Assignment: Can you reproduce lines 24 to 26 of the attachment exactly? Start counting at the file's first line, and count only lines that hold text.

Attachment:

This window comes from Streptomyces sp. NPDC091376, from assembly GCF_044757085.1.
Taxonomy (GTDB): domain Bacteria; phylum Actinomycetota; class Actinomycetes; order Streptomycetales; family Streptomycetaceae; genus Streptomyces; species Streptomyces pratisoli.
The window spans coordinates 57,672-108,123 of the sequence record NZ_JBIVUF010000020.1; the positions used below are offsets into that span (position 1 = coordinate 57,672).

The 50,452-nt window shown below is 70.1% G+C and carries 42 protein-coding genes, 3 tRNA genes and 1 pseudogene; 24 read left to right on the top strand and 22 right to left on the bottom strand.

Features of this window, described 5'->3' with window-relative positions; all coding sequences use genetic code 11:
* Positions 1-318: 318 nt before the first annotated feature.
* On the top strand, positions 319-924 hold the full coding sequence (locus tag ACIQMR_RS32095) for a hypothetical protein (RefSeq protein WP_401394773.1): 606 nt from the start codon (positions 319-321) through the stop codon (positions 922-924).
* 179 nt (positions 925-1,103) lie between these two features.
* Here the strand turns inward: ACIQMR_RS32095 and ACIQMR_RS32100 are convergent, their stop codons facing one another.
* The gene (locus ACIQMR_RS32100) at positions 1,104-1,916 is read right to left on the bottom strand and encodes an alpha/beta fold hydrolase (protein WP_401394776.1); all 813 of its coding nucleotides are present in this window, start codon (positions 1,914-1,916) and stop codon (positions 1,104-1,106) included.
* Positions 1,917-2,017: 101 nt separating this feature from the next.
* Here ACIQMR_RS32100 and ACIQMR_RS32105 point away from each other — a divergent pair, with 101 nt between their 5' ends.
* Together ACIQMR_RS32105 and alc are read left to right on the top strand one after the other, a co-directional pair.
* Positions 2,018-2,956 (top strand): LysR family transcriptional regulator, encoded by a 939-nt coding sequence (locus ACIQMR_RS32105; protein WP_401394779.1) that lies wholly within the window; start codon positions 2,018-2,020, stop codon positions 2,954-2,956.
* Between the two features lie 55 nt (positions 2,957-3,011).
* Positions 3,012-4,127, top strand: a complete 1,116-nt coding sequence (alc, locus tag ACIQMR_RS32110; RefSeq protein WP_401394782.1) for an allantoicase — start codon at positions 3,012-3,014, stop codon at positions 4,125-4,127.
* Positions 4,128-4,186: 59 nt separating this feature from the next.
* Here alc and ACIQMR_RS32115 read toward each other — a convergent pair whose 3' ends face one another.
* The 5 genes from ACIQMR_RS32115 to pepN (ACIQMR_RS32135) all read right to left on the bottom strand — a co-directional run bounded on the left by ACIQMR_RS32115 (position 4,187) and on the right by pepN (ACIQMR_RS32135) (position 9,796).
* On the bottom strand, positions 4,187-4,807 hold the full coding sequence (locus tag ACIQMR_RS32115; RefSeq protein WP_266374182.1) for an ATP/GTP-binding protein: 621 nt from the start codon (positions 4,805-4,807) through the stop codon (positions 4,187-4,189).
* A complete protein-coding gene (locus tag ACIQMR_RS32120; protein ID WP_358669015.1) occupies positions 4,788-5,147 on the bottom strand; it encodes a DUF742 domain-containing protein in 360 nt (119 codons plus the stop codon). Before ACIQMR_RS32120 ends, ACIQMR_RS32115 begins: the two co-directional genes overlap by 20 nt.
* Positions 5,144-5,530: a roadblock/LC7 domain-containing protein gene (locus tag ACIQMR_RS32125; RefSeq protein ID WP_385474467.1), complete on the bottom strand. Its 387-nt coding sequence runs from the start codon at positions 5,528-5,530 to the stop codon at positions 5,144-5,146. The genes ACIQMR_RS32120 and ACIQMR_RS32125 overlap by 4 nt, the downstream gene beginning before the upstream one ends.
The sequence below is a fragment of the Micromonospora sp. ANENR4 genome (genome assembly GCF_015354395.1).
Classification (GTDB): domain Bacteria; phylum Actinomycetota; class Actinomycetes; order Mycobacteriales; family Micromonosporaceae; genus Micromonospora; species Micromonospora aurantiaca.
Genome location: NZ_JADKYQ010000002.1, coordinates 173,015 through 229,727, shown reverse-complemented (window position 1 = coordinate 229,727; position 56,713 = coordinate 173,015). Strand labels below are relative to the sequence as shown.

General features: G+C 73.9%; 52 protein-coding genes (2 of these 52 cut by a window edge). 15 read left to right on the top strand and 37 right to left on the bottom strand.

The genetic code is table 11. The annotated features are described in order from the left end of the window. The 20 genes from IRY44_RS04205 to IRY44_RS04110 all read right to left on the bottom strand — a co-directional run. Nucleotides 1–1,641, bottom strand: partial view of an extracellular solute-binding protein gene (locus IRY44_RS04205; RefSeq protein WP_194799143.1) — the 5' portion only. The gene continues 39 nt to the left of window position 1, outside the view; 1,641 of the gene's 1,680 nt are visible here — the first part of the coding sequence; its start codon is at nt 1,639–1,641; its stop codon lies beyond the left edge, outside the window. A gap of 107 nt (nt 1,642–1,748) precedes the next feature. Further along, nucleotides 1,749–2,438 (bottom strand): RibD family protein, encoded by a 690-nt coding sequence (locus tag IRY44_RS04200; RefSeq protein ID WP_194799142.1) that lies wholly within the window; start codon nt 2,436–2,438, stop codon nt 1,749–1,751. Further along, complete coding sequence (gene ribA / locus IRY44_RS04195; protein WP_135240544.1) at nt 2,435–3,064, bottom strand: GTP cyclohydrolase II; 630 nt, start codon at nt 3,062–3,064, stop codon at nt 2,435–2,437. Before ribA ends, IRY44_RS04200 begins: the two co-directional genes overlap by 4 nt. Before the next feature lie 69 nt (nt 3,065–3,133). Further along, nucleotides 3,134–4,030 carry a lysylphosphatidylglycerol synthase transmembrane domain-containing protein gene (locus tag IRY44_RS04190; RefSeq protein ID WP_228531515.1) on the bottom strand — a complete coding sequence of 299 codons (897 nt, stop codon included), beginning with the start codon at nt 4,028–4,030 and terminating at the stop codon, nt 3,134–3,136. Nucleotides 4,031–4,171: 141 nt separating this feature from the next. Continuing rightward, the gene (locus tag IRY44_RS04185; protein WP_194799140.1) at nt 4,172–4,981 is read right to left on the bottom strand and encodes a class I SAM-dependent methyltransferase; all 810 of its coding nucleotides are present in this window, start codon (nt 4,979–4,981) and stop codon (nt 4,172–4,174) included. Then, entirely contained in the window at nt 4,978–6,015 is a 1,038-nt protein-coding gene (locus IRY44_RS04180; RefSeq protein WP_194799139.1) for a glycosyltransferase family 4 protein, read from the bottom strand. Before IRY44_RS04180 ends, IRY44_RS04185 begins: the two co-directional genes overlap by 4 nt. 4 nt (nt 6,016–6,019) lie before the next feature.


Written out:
Classification (GTDB): domain Bacteria; phylum Actinomycetota; class Actinomycetes; order Mycobacteriales; family Micromonosporaceae; genus Micromonospora; species Micromonospora aurantiaca.
Genome location: NZ_JADKYQ010000002.1, coordinates 173,015 through 229,727, shown reverse-complemented (window position 1 = coordinate 229,727; position 56,713 = coordinate 173,015). Strand labels below are relative to the sequence as shown.

General features: G+C 73.9%; 52 protein-coding genes (2 of these 52 cut by a window edge). 15 read left to right on the top strand and 37 right to left on the bottom strand.